It’s Too Dang Slow

As I mentioned in my previous post, I’ve been working on my mosaic program again, and in trying to implement a feature that I was really excited about, I’ve discovered it to be lacking in one primary element – speed. I’m going to describe the issue here, in the hopes that I may be able to tease out a new mechanism that might be at least fast enough.

The Problem

In creating an image mosaic, my goal is to find a combination of images from the image library that best matches the image – thus reducing the amount of distortion from creating a mosaic. If we consider the “cost” of placing a member of the image library into a specific region of the goal image, the main idea then is to find a minimal cost matching.

That’s the big picture, but if we drill into the details, one thing drops out – we have to evaluate that cost function a lot. Consider, the following very small example:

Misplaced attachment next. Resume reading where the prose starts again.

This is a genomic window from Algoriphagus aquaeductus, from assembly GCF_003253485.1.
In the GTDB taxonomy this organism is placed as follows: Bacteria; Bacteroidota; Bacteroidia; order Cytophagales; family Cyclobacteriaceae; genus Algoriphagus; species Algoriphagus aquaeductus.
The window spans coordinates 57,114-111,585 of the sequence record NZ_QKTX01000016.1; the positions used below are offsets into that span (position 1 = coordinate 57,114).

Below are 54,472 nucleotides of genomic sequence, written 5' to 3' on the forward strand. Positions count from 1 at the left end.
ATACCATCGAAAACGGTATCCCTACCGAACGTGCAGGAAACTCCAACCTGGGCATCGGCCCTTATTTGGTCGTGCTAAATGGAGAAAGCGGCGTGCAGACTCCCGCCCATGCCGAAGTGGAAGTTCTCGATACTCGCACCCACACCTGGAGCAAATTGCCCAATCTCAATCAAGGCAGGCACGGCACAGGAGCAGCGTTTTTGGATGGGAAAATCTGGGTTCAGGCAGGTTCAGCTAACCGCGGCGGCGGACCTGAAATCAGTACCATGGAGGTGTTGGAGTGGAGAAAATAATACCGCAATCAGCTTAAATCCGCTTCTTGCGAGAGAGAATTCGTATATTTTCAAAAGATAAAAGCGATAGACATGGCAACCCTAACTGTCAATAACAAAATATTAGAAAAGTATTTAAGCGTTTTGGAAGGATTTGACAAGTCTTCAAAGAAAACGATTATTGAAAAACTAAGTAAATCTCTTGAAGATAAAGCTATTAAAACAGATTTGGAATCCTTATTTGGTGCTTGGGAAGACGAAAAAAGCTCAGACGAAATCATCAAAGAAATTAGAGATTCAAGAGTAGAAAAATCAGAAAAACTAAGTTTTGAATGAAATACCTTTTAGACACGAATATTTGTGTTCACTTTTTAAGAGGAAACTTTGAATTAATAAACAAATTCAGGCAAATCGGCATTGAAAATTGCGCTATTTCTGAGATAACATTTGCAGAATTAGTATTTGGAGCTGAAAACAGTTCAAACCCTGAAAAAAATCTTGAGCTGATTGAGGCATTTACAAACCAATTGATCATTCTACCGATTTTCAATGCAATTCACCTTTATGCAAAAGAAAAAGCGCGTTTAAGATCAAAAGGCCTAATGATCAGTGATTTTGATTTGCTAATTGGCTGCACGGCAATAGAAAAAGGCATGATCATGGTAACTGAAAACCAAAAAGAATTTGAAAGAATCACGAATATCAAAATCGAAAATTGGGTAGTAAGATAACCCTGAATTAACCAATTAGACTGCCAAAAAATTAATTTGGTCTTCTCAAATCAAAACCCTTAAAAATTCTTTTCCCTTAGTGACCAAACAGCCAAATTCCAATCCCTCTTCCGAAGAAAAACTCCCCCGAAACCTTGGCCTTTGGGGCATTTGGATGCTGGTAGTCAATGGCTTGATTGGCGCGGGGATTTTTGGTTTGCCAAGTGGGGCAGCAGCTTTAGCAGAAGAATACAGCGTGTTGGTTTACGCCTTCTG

An image that is 1,820×1,320 pixels (at 300DPI ~6.1×4.4 inches) has 2,402,400. If I want to tile this image with 400 images from an image library, each would then be 91×66 pixels or a total of 6,006 pixels. To compare each image in the image library to each section of the goal image would be:

400 × 400 × 6006 = 960,960,000 executions of the cost function.

My Old Solution

In my old code, doing this computation was pretty straightforward – I simply took the absolute value of the difference of the three pixel channels (red, green, and blue), and returned the total. In all, 8 integral operations (three subtractions, three absolute values, and two additions). If we have to add a whole bunch of these together, on average, we’re looking at one additional addition for a total of 9. Taking that into context of the small example above, on a perfectly optimized gigahertz machine, I would expect this to take approximately:

960,960,000 × 9 / 1,000,000,000 = 8.648 seconds

This is pretty snappy, and worked great for my old code.

My New Solution